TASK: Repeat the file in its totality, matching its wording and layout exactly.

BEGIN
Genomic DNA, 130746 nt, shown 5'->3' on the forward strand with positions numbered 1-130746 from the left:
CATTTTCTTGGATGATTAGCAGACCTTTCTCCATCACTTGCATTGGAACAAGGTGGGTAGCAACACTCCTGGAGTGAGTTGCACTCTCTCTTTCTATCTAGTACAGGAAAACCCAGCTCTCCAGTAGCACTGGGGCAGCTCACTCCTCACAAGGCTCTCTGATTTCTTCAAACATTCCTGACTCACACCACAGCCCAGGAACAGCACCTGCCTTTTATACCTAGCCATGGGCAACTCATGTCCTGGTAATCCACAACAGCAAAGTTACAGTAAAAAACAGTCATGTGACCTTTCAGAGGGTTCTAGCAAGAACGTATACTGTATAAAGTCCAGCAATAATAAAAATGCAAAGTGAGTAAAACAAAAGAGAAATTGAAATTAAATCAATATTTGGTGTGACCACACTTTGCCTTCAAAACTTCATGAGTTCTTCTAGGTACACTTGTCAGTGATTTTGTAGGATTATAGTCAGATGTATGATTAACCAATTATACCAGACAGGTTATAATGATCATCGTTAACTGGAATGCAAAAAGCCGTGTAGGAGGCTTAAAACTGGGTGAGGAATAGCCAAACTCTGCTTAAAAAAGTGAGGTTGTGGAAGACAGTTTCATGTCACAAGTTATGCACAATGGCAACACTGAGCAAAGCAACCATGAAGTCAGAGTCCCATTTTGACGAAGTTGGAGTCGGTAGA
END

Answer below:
Genomic DNA, 130746 nt, shown 5'->3' on the forward strand with positions numbered 1-130746 from the left:
CATTTTCTTGGATGATTAGCAGACCTTTCTCCATCACTTGCATTGGAACAAGGTGGGTAGCAACACTCCTGGAGTGAGTTGCACTCTCTCTTTCTATCTAGTACAGGAAAACCCAGCTCTCCAGTAGCACTGGGGCAGCTCACTCCTCACAAGGCTCTCTGATTTCTTCAAACATTCCTGACTCACACCACAGCCCAGGAACAGCACCTGCCTTTTATACCTAGCCATGGGCAACTCATGTCCTGGTAATCCACAACAGCAAAGTTACAGTAAAAAACAGTCATGTGACCTTTCAGAGGGTTCTAGCAAGAACGTATACTGTATAAAGTCCAGCAATAATAAAAATGCAAAGTGAGTAAAACAAAAGAGAAATTGAAATTAAATCAATATTTGGTGTGACCACACTTTGCCTTCAAAACTTCATGAGTTCTTCTAGGTACACTTGTCAGTGATTTTGTAGGATTATAGTCAGATGTATGATTAACCAATTATACCAGACAGGTTATAATGATCATCGTTAACTGGAATGCAAAAAGCCGTGTAGGAGGCTTAAAACTGGGTGAGGAATAGCCAAACTCTGCTTAAAAAAGTGAGGTTGTGGAAGACAGTTTCATGTCACAAGTTATGCACAATGGCAACACTGAGCAAAGCAACCATGAAGTCAGAGTCCCATTTTGACGAAGTTGGAGTCGGTAGA